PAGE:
In order to meet criteria for an episode of major depression, the youth must have experienced a two week period (at minimum) during which at least five of the following symptoms (one of which must be either depressed mood and/or loss of interest in previously enjoyable activities) are present:
- Depressed mood most of the day, nearly every day as characterized by feeling sad, empty or hopeless. In youth, this may present as primarily irritability.
- Low – or no – interest in activities that were previously enjoyable.
- Significant weight loss or gain when not actively trying to change weight – or significant changes in appetite (up or down).
- Insomnia (not able to fall or stay asleep) or hypersomnia (sleeping too much) nearly every day.
- Changes in activity – either very agitated and fidgety – or reduced/slowed movement – to the extent that other people notice.
- Fatigue or very low energy nearly every day.
- Feelings or worthlessness or excessive guilt.
- Diminished ability to concentrate or trouble making decisions that was not previously present.
- Recurrent thoughts about death or dying, including thoughts or plans about one’s own death.
In order to meet criteria for an episode of hypomania, the youth must have experienced elated or irritable mood, plus increased energy/goal-directed activity, for at least four days, in addition to at least three of the following symptoms (four if the primary mood state is irritable):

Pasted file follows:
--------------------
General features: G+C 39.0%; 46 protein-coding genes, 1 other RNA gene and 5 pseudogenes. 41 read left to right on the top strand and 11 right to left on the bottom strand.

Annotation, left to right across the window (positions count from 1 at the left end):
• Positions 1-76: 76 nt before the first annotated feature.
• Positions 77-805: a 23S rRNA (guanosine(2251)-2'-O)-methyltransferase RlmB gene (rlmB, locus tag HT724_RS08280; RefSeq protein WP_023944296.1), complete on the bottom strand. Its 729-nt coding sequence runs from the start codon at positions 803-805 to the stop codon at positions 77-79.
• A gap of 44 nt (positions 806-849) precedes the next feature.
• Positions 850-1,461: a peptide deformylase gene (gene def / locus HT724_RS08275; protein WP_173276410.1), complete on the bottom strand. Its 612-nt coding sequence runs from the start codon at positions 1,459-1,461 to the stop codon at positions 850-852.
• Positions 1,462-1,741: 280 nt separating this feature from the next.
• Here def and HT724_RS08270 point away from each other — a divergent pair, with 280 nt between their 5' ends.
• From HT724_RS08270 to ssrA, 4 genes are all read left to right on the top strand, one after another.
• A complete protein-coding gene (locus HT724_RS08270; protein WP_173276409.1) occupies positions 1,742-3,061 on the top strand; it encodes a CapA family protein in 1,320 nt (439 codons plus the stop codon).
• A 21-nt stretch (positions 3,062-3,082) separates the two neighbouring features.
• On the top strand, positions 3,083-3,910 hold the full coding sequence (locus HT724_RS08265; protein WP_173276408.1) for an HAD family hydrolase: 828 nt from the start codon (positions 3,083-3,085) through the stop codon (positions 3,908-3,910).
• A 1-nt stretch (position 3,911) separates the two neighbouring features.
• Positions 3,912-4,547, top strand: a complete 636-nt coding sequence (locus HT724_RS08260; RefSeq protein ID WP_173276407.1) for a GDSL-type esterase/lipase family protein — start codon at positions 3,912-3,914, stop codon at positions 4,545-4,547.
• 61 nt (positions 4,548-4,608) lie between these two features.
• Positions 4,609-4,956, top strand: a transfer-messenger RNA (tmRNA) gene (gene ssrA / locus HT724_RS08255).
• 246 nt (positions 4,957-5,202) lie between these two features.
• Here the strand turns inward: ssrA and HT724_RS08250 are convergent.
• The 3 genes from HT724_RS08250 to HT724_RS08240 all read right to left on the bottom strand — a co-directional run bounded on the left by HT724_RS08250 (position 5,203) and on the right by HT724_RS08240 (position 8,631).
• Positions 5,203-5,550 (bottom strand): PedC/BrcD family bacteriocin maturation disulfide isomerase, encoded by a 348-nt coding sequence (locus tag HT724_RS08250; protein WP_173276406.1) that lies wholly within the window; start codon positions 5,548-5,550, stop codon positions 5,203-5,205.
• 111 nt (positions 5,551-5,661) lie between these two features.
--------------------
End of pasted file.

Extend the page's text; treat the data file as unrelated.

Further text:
- Inflated self esteem or grandiosity
- Decreased need for sleep
- Pressured speech or fast talking
- Racing thoughts or flight of ideas
- Increased goal-directed activity
- Impulsive or reckless behavior
Importantly, these symptoms must not cause marked impairment, but should represent a change in functioning. Some youth may be naturally “hyper” or distractible; if these symptoms existed prior to the hypomanic episode, caution must be taken in attributing them to the hypomanic episode. Hypomania can be very difficult to ascertain; most youth exhibit symptoms of hypomania from time-to-time (e.g., grandiosity, high energy, pressured speech) and a few days of increased energy and more irritable or elevated mood can easily go undetected. Consequently, it is very important to carefully assess for these changes in mood and energy, particularly in youth who have depression.
Because both mood states must be observed before a diagnosis can be made, many youth will be initially misdiagnosed; this has potentially significant consequences, the treatments for depression and bipolar disorder II are quite different and some treatments for depression (i.e., SSRI antidepressants) are contraindicated for bipolar disorder.